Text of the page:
“Don’t make me eat this! You stink and you’re squishing me! This is taking too long!”
Don’t these exclamations make you wish you had never left home? That’s what your child is probably wishing, too. Chaos, no personal bubble, changing schedules, different foods, and new smells can make a sensitive child anxious and uncomfortable. And, because sensitive souls are usually pretty expressive, (in one way or another) they share their feelings clearly with the whole family. They may be short with you, moody, resistant, crabby, or just plain scream. Are we having fun, yet?
Here are 10 tips for traveling with sensitive souls which may make for a more enjoyable vacation:
1- Let your child know what is happening tomorrow. Go over it verbally, use a calendar, make a list, draw pictures, and develop it into a story. Sensitive souls do not like surprises and prefer predictable routines.
2- With your child helping, gather their favorite things and tuck them into their backpack. At least these items will be familiar and hopefully comforting.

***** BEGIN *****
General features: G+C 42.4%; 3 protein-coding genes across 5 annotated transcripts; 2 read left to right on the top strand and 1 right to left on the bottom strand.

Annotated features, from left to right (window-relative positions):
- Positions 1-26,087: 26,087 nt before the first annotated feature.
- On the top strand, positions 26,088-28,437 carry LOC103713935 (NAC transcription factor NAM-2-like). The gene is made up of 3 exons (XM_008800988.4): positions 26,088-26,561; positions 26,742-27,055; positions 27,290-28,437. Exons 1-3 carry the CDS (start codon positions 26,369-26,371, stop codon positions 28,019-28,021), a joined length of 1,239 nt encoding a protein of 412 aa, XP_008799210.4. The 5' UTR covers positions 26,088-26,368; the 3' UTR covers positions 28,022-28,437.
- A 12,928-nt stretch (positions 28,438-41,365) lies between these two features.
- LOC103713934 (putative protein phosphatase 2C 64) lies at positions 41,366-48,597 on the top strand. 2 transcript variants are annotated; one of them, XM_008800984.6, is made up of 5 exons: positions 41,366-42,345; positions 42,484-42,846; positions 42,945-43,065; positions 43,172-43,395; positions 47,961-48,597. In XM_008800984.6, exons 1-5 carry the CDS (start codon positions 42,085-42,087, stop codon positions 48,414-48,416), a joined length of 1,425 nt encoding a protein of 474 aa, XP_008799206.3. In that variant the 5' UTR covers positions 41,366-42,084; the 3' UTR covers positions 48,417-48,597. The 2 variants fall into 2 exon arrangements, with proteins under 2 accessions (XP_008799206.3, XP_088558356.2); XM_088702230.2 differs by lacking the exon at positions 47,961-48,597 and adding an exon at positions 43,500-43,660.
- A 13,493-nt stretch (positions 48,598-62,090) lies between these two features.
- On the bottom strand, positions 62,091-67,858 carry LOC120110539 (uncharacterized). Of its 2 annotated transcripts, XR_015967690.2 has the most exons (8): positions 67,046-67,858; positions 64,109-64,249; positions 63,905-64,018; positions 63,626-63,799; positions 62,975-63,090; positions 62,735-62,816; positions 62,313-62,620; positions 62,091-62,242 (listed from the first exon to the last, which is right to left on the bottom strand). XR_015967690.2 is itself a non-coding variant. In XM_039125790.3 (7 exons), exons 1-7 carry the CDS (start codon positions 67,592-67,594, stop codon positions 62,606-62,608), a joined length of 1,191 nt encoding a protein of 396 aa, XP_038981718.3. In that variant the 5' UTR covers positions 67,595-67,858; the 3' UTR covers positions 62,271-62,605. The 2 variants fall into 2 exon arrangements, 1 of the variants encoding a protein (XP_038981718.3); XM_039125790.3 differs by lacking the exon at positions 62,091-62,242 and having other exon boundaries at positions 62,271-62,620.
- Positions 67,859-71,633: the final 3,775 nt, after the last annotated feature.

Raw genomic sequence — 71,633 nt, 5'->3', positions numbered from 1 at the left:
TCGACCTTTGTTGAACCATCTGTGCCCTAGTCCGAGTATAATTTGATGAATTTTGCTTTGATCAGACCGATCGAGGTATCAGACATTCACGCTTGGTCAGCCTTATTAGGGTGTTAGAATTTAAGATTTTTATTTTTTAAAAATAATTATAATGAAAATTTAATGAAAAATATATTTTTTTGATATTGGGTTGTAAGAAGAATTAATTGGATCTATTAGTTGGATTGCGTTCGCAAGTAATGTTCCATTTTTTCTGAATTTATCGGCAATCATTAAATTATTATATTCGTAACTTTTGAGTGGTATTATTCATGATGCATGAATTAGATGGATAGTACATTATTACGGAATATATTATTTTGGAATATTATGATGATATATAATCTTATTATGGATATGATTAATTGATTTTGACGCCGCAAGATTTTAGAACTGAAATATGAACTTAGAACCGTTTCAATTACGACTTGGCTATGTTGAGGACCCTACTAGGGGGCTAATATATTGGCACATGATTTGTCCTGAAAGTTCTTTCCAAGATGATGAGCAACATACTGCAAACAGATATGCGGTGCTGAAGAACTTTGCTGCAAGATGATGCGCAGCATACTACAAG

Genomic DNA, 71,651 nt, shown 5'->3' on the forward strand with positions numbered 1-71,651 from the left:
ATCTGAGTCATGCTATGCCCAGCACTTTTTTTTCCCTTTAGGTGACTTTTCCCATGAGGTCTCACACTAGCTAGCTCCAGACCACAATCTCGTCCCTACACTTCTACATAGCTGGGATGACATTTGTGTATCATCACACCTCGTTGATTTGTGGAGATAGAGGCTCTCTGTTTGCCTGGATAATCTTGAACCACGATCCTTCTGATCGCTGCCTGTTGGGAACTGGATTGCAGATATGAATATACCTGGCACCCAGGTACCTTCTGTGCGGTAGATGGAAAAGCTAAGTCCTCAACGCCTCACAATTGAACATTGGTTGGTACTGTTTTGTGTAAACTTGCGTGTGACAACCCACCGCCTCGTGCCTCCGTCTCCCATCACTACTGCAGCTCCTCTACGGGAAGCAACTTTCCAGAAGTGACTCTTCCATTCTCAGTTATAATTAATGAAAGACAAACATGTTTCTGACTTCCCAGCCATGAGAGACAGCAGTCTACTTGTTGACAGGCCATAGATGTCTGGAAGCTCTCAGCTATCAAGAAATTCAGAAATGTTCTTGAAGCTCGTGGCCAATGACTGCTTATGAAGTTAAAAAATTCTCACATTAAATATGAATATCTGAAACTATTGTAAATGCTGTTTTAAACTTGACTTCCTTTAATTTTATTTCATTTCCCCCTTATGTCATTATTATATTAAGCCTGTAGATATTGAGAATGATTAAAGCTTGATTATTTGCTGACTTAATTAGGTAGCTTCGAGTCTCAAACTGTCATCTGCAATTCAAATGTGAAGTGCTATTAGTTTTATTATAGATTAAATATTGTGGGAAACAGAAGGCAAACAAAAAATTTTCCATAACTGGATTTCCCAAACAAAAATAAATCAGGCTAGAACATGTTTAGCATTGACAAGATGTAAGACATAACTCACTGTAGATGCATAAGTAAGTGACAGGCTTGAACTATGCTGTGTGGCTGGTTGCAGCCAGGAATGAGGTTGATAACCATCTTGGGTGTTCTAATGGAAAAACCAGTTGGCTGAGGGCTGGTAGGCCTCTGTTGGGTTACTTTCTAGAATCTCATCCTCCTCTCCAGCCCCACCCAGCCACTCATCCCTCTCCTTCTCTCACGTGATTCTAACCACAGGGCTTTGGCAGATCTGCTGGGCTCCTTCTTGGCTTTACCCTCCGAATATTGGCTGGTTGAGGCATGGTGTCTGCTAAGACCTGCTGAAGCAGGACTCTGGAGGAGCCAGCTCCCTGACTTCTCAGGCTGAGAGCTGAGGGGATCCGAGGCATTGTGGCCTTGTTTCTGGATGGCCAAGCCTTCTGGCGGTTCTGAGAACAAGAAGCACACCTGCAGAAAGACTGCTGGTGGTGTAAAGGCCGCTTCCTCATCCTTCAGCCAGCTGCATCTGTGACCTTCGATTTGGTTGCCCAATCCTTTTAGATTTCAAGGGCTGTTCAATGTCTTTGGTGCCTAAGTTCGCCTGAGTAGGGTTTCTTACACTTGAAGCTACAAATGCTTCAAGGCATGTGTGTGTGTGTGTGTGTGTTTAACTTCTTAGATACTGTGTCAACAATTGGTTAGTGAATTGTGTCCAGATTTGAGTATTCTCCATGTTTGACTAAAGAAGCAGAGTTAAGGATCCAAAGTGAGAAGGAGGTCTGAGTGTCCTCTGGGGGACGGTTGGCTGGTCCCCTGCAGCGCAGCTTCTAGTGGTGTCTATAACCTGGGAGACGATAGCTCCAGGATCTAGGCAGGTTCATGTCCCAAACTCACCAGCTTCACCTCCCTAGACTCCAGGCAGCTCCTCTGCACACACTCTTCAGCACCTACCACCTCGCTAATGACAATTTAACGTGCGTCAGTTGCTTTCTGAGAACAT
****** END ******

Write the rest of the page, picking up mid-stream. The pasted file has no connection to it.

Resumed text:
3- Bring some favorite foods. This is especially important if their list of “favorites” is limited.
4- Use clocks or timers to give them an idea of “how long” - or maps for “how far.”
5- Use music and headphones. Music often helps to sooth and regulate those moods!
6- Give breaks: breathe, stretch, give “space” breaks, a walk (even on a plane).
7- Minimize your list of “must do, must see” in the interest of all of you.
8- Consider what your child generally responds to for calming – fidgets, drawing, reading, and manipulatives like putty or squeeze balls can all help to relieve stress.
9- Gather pictures prior to the trip of what you will see - and if you are going to visit people, try to get pictures of them also. This helps set expectations.
10- Let them bring their own camera! You can review the day using the photos as talking points (aren’t you glad you live in a digital age?).
These tips are all things in which you have some control. Try to look at the trip through their eyes. Process with your child all of the things that are staying the same (family, favorite object, car, clothes) and what will be different (where they sleep, some food, what they see). Preplanning can help your child start in a calmer state for when you encounter the unexpected or changes over which you have no control.
Here’s to an enjoyable vacation for all!